By Hal Knight
In 1738, less than a month after John Wesley found faith at a prayer meeting on Aldersgate Street, he stood in the pulpit at Oxford University to preach on “Salvation by Faith.” He began by distinguishing the faith by which we are saved from other kinds of faith.
The faith that saves, he says, is not “the faith of a heathen.” In Wesley’s day this term was not so much demeaning as it was descriptive: it was the catchall designation for anyone who was not Christian, Jewish or Muslim, from Hindus and Native Americans to Roman and Greek philosophers. God expects a heathen to believe there is a God who rewards those who seek God, give thanks to God for the blessings of creation, and practice moral virtue. Those who did not at least believe these things did not have the faith of a heathen—they did not have faith at all.
Second was the faith of a devil. The “devil believes, not only that there is a wise and powerful God, gracious to reward and just to punish, but also that Jesus is the Son of God, the Christ, the Saviour of the world.” The devil knows more about God than a heathen, and may tremble in believing. But this knowledge has no effect on the devil’s heart and life.
Third, there is the faith of the apostles while Jesus was upon the earth. Although they had faith in Jesus, it was inconsistent. They had left everything to follow Jesus, but also repeatedly showed weakness of faith, as Jesus himself told them.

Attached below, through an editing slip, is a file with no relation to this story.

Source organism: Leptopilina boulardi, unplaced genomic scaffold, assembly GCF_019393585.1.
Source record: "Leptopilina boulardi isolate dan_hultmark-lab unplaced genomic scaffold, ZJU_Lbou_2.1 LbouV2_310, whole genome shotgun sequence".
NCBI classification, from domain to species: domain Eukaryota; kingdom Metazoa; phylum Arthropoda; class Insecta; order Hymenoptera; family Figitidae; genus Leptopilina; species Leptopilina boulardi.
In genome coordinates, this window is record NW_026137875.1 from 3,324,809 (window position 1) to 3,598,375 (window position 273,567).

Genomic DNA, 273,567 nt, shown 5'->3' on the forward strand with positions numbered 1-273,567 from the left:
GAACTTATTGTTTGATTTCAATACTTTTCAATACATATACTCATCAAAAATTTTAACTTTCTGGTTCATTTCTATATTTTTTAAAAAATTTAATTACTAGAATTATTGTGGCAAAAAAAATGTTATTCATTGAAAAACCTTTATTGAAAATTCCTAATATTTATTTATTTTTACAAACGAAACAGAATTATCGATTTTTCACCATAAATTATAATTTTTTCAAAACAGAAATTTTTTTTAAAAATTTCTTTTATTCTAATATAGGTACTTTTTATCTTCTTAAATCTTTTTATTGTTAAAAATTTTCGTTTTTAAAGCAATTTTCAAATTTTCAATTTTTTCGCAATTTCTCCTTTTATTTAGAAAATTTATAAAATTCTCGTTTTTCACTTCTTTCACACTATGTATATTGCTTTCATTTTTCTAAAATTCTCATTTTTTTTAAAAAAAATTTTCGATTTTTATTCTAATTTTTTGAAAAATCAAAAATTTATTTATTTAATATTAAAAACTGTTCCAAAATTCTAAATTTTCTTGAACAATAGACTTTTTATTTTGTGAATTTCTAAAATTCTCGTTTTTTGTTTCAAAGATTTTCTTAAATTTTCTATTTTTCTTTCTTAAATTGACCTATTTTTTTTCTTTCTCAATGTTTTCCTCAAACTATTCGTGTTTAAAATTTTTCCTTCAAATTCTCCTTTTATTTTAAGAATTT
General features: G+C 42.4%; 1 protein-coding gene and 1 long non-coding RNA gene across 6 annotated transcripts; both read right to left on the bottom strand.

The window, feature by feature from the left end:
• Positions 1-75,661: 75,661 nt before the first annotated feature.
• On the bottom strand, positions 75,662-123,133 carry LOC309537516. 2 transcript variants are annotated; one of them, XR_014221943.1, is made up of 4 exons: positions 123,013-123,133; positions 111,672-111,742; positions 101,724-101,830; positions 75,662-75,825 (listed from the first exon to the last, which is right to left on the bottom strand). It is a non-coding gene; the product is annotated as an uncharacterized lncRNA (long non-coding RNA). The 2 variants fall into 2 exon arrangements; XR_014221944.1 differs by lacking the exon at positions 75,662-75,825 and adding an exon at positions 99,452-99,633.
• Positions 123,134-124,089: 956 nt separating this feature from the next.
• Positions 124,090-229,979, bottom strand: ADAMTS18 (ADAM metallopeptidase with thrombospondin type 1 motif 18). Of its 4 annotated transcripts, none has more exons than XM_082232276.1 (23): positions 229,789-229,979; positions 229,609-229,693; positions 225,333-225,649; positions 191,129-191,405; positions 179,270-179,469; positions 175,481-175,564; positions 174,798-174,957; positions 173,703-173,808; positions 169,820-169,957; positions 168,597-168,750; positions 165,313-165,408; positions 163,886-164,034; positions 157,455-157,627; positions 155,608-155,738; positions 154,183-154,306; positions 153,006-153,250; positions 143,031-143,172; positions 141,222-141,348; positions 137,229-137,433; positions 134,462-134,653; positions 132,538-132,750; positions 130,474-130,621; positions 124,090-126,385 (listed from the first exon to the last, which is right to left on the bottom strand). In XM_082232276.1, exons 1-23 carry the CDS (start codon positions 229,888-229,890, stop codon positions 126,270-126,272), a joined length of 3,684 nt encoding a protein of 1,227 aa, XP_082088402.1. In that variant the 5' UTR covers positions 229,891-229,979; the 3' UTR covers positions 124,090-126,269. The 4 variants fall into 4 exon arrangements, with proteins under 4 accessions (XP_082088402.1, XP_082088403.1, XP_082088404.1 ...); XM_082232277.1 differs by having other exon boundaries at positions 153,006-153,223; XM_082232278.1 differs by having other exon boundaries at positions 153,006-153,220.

The faith that saves is “faith in Christ—Christ, and God through Christ, are the proper object of it.” That it is “in Christ” distinguishes it “from the faith of ancient or modern heathens.” It is distinguished from the faith of a devil in that it is not “a speculative, rational thing, a cold, lifeless assent, a train of ideas in the head; but also a disposition of the heart.” And it differs from “that faith which the apostles themselves had while our Lord was on earth” in that it is “not only an assent to the whole gospel of Christ, but also a full reliance on the blood of Christ, a trust in the merits of his life, death and resurrection….” His death redeems us from sin and death, and his resurrection restores us to life eternal. It is a faith only possible after Easter.
The salvation we receive by this faith is a present salvation “from not only guilt and fear but from the power of sin itself.” It is to be reborn such that the love we see in Christ takes root and grows in our hearts, and from there increasingly governs our motivations, desires, and actions. This salvation is offered to all, a gift of new life made possible through the death and resurrection of Jesus Christ. This Easter let us renew our faith in the risen Christ, and receive afresh this new life of love.